3 Facts to Know about Flood-Damaged Carpet

When water finds its way into your home, it can cause serious damage, especially to carpeting. Luckily, just because your carpet was exposed to flood water, it doesn't necessarily mean you have to get rid of it. Check out these three facts you should know about flood-damaged carpet so you can learn if it's okay to keep your carpet and, if so, how to clean it.

It May Be Safer to Discard Damaged Carpet

When your carpet has been exposed to flood water, you have two options: discard or keep your carpet. Which option you choose largely depends on the type of flood water and whether or not it is contaminated. For example, if a nearby river overflowed and flooded your home, there is a good chance that water has been exposed to sewage. Even professional cleaners may not be able to remove all the contaminants from your carpet, which exposes your family to health risks.  

Not all flood water has been exposed to sewage. If a pipe with clean water burst or your water heater started expelling water into your home, that water isn't going to contain contaminants. Similarly, fresh rain water isn't generally contaminated. So if you experience a heavy rain that is too much for your foundation to handle, causing the water to seep into your basement, you shouldn't need to discard any exposed carpet.

Drying Should Begin Immediately

If you are confident there were not contaminants in the water and choose to keep the carpet, you'll need to dry and clean the carpet. As soon as you stop the water from getting into your home, it's time to begin the drying process, and your goal is to dry the carpet as quickly as possible. If the carpet dries slowly, it has more time to develop mold growth, which means you'll have to discard and replace the carpet or expose yourself and your family to potential health risks.

To accelerate the drying process, use a wet/dry vacuum, a commercial extractor, or a carpet cleaner to suck up excess water. This will get up most of the water, but the carpet will still be damp. At this point, you just have to let the carpet dry naturally, but you can use fans to help speed up the process a little. A dehumidifier can also help. Plus, because a dehumidifier reduces the amount of moisture in the air, it hinders mold growth.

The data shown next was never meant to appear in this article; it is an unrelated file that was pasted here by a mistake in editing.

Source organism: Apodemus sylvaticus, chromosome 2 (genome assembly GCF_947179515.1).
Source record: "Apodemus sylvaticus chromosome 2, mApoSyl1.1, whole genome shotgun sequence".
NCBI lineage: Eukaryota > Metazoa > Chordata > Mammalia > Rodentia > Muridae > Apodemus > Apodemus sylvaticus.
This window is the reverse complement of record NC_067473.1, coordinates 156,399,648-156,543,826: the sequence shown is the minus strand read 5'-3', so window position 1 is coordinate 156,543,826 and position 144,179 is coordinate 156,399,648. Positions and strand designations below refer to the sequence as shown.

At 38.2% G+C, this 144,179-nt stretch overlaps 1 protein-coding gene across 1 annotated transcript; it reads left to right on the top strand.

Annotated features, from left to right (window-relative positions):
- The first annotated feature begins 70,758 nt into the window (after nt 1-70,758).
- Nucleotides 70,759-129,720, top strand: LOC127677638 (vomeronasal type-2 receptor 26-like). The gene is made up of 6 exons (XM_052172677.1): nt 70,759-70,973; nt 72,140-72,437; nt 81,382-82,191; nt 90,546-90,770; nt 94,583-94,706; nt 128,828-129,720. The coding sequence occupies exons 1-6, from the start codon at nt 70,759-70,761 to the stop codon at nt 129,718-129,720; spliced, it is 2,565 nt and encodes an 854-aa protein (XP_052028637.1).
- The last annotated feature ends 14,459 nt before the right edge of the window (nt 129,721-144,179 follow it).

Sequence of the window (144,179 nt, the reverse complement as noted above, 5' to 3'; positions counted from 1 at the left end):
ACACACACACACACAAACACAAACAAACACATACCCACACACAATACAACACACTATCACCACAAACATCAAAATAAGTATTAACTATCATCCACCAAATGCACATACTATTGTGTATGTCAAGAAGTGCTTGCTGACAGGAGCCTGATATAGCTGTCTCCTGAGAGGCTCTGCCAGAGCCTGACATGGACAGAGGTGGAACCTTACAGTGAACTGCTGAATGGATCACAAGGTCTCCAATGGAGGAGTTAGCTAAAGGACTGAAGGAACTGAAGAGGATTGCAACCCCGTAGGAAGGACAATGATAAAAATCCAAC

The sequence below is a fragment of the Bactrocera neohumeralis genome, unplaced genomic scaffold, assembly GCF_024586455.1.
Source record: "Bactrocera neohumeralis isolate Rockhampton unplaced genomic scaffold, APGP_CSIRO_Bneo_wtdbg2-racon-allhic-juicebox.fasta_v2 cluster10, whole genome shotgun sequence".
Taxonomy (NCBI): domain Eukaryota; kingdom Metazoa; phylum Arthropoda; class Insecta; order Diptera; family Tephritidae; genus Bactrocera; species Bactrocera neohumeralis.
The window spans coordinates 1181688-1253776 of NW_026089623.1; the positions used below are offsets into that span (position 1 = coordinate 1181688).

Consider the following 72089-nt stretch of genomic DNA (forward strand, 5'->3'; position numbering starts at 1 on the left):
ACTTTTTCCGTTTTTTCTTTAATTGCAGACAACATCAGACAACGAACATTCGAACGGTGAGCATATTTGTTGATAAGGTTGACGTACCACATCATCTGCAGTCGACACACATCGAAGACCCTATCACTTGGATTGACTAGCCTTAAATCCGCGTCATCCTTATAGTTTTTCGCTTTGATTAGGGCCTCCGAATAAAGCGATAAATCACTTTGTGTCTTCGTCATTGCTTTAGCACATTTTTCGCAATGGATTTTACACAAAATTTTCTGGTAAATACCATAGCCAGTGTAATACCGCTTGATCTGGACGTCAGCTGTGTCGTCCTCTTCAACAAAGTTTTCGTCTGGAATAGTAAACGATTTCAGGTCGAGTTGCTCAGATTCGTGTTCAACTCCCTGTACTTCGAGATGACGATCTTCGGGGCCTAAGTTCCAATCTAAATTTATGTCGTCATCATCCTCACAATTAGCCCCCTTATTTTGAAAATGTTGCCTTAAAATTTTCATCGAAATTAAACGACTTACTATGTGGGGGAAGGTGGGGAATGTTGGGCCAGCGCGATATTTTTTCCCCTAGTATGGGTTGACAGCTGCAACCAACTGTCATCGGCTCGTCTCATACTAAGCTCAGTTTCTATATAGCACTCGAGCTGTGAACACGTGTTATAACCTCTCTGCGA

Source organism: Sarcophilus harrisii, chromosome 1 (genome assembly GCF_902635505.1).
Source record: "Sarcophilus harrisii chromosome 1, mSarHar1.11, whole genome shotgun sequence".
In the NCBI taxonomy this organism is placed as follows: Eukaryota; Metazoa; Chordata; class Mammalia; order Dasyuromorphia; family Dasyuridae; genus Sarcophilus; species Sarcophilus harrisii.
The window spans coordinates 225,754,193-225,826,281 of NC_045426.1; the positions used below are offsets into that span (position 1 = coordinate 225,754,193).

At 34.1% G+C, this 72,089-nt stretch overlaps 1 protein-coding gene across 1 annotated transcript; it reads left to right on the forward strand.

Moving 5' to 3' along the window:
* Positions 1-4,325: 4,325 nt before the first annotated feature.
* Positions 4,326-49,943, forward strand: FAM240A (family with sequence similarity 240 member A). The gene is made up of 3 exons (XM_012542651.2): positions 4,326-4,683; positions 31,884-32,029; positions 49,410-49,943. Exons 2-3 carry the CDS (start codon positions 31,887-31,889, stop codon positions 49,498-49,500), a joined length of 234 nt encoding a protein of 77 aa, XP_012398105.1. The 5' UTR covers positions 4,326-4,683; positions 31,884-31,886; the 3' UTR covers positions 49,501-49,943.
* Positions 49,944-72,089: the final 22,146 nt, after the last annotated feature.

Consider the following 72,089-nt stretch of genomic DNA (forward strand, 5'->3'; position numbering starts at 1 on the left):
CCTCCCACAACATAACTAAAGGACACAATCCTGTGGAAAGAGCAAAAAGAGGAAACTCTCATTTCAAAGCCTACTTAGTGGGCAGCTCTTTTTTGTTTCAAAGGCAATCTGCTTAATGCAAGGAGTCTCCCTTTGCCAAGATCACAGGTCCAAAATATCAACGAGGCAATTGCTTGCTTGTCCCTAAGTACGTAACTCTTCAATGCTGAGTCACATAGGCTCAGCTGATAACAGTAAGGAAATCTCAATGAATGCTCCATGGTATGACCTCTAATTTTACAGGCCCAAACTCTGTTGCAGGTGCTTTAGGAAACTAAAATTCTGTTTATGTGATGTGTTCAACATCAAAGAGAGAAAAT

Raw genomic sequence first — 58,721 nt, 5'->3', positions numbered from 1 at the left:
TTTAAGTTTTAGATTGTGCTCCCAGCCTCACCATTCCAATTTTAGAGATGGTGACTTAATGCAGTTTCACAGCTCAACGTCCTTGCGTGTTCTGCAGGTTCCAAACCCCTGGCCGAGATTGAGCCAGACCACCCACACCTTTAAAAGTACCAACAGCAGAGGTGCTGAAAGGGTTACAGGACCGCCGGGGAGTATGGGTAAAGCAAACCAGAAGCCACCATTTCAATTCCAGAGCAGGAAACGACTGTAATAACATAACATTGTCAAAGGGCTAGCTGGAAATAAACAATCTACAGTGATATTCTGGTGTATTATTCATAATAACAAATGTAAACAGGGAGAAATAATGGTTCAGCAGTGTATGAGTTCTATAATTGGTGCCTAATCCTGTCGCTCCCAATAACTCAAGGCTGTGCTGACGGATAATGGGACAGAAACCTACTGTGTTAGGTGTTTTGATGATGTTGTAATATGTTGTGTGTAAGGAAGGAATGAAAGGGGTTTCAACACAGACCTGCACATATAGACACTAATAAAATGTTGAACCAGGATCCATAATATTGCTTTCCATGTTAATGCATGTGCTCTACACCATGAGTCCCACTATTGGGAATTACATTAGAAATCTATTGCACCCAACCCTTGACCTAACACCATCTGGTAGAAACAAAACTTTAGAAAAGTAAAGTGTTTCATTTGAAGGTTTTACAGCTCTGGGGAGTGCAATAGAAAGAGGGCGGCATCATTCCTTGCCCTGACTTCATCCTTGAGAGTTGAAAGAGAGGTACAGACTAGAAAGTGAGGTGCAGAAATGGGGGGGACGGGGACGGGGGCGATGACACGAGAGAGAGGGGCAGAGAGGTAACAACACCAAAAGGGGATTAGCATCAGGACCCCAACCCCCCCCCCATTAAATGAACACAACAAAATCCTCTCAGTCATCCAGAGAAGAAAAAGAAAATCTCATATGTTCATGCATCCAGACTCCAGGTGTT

Carpet You Keep Should Be Properly Cleaned

Once the carpet is completely dried, it's time to start cleaning. Your best option for getting a thorough cleaning is to hire professional carpet cleaners. They'll have steam cleaners that can clean, sanitize, and deodorize the carpet, so it is as fresh and safe as before the water damage. If your carpet is held down with tack strips, it may be best to remove it, send it for cleaning, replace the padding (carpet padding is difficult to clean) and then reinstall the carpet.

If the exposure to water was minimal, you can choose to clean the carpet yourself. Start by vacuuming the carpet and then shampoo it. Even after cleaning, you may notice a musty odor. You can get rid of it with the use of carpet cleaning powders (baking soda works, too). Simply sprinkle the powder, leave it on overnight, and then vacuum the carpet.

As long as there are no hazardous contaminants in the flood water, you can clean and keep your flood-exposed carpet. However, mold is your enemy, so make sure you dry fast and clean your carpet completely. For more information about carpet cleaning, contact a professional service in your area today.